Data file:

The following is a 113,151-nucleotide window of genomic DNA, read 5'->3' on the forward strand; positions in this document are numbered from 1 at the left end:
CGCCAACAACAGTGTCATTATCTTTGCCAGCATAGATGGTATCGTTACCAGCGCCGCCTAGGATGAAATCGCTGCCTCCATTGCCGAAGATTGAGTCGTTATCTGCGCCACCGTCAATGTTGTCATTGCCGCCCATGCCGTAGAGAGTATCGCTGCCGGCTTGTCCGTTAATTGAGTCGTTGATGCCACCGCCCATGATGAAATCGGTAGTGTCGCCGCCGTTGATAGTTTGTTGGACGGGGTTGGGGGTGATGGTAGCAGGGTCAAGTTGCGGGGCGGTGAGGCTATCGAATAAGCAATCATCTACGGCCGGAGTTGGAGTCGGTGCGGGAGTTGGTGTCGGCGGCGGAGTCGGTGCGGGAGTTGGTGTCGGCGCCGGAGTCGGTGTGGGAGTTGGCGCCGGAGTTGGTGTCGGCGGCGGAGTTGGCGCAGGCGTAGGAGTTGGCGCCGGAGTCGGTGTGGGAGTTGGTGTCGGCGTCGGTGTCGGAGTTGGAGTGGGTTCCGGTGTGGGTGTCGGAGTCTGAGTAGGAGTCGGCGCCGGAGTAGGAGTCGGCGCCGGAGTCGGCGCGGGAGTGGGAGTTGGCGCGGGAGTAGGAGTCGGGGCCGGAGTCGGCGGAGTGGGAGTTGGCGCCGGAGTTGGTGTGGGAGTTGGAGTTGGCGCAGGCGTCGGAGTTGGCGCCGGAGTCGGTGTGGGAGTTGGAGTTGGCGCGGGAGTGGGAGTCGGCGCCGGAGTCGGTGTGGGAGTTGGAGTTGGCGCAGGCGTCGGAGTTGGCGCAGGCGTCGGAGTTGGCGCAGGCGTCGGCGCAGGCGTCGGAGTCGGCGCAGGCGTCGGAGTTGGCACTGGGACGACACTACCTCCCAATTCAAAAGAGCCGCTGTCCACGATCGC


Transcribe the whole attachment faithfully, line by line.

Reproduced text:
The following is a 113,151-nucleotide window of genomic DNA, read 5'->3' on the forward strand; positions in this document are numbered from 1 at the left end:
CGCCAACAACAGTGTCATTATCTTTGCCAGCATAGATGGTATCGTTACCAGCGCCGCCTAGGATGAAATCGCTGCCTCCATTGCCGAAGATTGAGTCGTTATCTGCGCCACCGTCAATGTTGTCATTGCCGCCCATGCCGTAGAGAGTATCGCTGCCGGCTTGTCCGTTAATTGAGTCGTTGATGCCACCGCCCATGATGAAATCGGTAGTGTCGCCGCCGTTGATAGTTTGTTGGACGGGGTTGGGGGTGATGGTAGCAGGGTCAAGTTGCGGGGCGGTGAGGCTATCGAATAAGCAATCATCTACGGCCGGAGTTGGAGTCGGTGCGGGAGTTGGTGTCGGCGGCGGAGTCGGTGCGGGAGTTGGTGTCGGCGCCGGAGTCGGTGTGGGAGTTGGCGCCGGAGTTGGTGTCGGCGGCGGAGTTGGCGCAGGCGTAGGAGTTGGCGCCGGAGTCGGTGTGGGAGTTGGTGTCGGCGTCGGTGTCGGAGTTGGAGTGGGTTCCGGTGTGGGTGTCGGAGTCTGAGTAGGAGTCGGCGCCGGAGTAGGAGTCGGCGCCGGAGTCGGCGCGGGAGTGGGAGTTGGCGCGGGAGTAGGAGTCGGGGCCGGAGTCGGCGGAGTGGGAGTTGGCGCCGGAGTTGGTGTGGGAGTTGGAGTTGGCGCAGGCGTCGGAGTTGGCGCCGGAGTCGGTGTGGGAGTTGGAGTTGGCGCGGGAGTGGGAGTCGGCGCCGGAGTCGGTGTGGGAGTTGGAGTTGGCGCAGGCGTCGGAGTTGGCGCAGGCGTCGGAGTTGGCGCAGGCGTCGGCGCAGGCGTCGGAGTCGGCGCAGGCGTCGGAGTTGGCACTGGGACGACACTACCTCCCAATTCAAAAGAGCCGCTGTCCACGATCGC